After hearing oral and written submissions on the Respondent's Preliminary Objections, the Court gave an oral ruling upholding the objections and declining jurisdiction to entertain the Appellants' Notice. At the time of its oral ruling, the Court promised to provide fuller reasons later.

Held: The Preliminary Objection is upheld. The Court declined jurisdiction to reopen the proceedings to hear the Appellants' Notice of Interlocutory Applications which were filed on 15 February 2018 and 17 February 2020. Costs of the application are the Respondent's to be taxed, if not agreed.

The functus officio doctrine is a finality rule which is directed at decision-makers (be they a court, arbitrator or administrative tribunal or commission or other statutory body). The rule operates to circumscribe the jurisdiction of the decision-maker by delineating when the jurisdiction of the decision-maker is to be regarded as exhausted and at an end.

The authorities clearly demonstrate, that notwithstanding the functus officio rule, the Court of Appeal (as an intermediate appellate court) has a residual jurisdiction in an exceptional case, to reopen proceedings which it had already heard and determined, if it is clearly established that “a significant injustice has probably occurred and that there is no alternative effective remedy.”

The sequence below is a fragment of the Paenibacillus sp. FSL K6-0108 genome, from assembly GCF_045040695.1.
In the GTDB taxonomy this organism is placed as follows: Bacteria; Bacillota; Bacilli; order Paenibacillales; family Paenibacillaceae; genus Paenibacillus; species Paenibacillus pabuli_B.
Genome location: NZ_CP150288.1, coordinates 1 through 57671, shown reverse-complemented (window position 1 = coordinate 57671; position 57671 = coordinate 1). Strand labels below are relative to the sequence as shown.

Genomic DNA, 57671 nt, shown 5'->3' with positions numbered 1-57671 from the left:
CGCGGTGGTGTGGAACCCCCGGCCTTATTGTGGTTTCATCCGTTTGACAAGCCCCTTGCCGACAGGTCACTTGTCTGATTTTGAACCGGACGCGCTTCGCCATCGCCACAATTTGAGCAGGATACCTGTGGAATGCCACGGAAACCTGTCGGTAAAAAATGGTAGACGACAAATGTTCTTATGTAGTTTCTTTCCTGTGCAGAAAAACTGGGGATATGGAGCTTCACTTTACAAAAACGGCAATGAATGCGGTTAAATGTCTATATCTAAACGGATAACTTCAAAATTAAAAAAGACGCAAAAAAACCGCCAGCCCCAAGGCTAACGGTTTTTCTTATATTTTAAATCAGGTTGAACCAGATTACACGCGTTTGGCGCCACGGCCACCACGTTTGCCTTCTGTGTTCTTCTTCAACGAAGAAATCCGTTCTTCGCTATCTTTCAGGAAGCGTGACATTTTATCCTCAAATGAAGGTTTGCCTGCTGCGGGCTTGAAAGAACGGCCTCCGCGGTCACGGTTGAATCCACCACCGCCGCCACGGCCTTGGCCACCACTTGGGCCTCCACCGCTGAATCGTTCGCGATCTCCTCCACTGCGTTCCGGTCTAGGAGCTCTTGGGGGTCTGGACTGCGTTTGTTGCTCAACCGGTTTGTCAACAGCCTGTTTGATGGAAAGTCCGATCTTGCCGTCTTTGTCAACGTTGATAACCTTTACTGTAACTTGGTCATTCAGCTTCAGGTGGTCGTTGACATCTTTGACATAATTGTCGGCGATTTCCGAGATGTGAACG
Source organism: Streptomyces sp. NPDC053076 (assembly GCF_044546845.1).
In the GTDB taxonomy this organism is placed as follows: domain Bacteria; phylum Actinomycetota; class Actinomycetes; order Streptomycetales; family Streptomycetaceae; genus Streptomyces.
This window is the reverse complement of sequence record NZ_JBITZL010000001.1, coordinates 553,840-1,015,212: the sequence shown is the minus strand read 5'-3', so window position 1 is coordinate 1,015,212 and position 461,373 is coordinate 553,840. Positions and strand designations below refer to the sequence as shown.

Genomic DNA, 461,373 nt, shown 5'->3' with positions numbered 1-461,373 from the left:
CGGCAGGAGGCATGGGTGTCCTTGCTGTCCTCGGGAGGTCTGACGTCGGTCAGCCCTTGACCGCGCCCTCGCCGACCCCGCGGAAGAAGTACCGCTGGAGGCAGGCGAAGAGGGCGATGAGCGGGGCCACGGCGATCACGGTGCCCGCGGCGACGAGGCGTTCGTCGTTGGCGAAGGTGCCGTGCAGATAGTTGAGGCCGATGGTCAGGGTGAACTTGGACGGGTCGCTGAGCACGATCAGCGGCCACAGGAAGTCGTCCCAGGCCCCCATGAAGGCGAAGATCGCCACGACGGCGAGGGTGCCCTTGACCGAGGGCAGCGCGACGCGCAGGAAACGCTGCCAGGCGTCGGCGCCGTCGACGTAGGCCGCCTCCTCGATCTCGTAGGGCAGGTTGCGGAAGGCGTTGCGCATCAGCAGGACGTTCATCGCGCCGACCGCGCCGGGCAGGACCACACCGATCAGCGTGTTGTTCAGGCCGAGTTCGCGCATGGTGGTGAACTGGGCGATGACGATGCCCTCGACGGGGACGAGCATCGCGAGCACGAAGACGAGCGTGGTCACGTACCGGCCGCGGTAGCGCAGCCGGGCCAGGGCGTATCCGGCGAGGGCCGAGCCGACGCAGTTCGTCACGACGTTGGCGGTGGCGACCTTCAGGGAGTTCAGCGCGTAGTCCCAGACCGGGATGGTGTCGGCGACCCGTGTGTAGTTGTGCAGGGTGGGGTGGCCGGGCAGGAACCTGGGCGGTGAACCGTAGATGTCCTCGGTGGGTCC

In the present case, the issue for consideration was whether on the one hand (as the Respondent contended) the Court was functus officio, it having discharged all of its functions in relation to the appeal; or whether on the other hand (as the Appellants contended) the Court had a residual or implicit power in exceptional circumstances to re-open the proceedings and to hear the Appellants' interlocutory applications which had never been heard.

Having considered the matter, the Court was satisfied that notwithstanding that all avenues of appeal have been exhausted and there is now no alternative effective remedy, this was not an appropriate case for us to accede to the Appellants' request to reopen the proceedings.

While admittedly, the appeal was determined on a narrow point, the Court of Appeal is ostensibly functus officio in relation to the appeal as it has undeniably discharged all its judicial functions in relation thereto.

The appeal having since been heard and dismissed, the appellate proceedings are effectively now at an end. The Court has discharged all its judicial functions in relation to the appeal and is functus officio. There must be finality in litigation. The Appellants' interlocutory applications cannot now be heard. The Court was satisfied that the Appellants have not established that this was an appropriate case in which the Court should exercise this Court's exceptional jurisdiction to reopen the appeal.